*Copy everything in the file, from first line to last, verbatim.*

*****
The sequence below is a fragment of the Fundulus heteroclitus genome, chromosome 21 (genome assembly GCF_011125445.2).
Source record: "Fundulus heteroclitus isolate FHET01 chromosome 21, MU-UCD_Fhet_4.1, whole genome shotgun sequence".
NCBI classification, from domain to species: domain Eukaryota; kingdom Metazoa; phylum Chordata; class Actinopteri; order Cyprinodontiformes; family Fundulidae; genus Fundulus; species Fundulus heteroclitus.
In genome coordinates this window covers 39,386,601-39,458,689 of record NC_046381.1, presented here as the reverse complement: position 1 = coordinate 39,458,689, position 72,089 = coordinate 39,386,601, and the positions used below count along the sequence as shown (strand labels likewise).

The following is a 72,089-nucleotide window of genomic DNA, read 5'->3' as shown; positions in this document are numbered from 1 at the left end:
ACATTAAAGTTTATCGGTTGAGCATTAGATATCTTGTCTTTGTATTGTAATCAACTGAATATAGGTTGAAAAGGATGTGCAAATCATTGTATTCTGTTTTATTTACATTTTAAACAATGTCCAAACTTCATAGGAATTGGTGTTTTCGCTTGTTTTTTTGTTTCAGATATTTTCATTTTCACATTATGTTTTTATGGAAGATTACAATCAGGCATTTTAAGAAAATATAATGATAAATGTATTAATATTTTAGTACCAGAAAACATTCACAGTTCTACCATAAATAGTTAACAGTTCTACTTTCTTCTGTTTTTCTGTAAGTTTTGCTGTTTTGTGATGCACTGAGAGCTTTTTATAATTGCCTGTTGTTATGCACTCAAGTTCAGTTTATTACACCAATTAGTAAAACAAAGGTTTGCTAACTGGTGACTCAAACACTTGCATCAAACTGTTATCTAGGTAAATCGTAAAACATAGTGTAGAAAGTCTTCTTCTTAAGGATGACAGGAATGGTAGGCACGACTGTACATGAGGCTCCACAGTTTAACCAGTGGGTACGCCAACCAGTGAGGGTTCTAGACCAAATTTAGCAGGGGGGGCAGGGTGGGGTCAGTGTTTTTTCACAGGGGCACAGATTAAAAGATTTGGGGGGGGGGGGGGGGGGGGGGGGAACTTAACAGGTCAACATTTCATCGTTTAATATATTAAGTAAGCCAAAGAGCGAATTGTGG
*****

The sequence below is a fragment of the Fundulus heteroclitus genome, chromosome 21 (genome assembly GCF_011125445.2).
Source record: "Fundulus heteroclitus isolate FHET01 chromosome 21, MU-UCD_Fhet_4.1, whole genome shotgun sequence".
NCBI classification, from domain to species: domain Eukaryota; kingdom Metazoa; phylum Chordata; class Actinopteri; order Cyprinodontiformes; family Fundulidae; genus Fundulus; species Fundulus heteroclitus.
In genome coordinates this window covers 39,386,601-39,458,689 of record NC_046381.1, presented here as the reverse complement: position 1 = coordinate 39,458,689, position 72,089 = coordinate 39,386,601, and the positions used below count along the sequence as shown (strand labels likewise).

The following is a 72,089-nucleotide window of genomic DNA, read 5'->3' as shown; positions in this document are numbered from 1 at the left end:
ACATTAAAGTTTATCGGTTGAGCATTAGATATCTTGTCTTTGTATTGTAATCAACTGAATATAGGTTGAAAAGGATGTGCAAATCATTGTATTCTGTTTTATTTACATTTTAAACAATGTCCAAACTTCATAGGAATTGGTGTTTTCGCTTGTTTTTTTGTTTCAGATATTTTCATTTTCACATTATGTTTTTATGGAAGATTACAATCAGGCATTTTAAGAAAATATAATGATAAATGTATTAATATTTTAGTACCAGAAAACATTCACAGTTCTACCATAAATAGTTAACAGTTCTACTTTCTTCTGTTTTTCTGTAAGTTTTGCTGTTTTGTGATGCACTGAGAGCTTTTTATAATTGCCTGTTGTTATGCACTCAAGTTCAGTTTATTACACCAATTAGTAAAACAAAGGTTTGCTAACTGGTGACTCAAACACTTGCATCAAACTGTTATCTAGGTAAATCGTAAAACATAGTGTAGAAAGTCTTCTTCTTAAGGATGACAGGAATGGTAGGCACGACTGTACATGAGGCTCCACAGTTTAACCAGTGGGTACGCCAACCAGTGAGGGTTCTAGACCAAATTTAGCAGGGGGGGCAGGGTGGGGTCAGTGTTTTTTCACAGGGGCACAGATTAAAAGATTTGGGGGGGGGGGGGGGGGGGGGGGGAACTTAACAGGTCAACATTTCATCGTTTAATATATTAAGTAAGCCAAAGAGCGAATTGTGG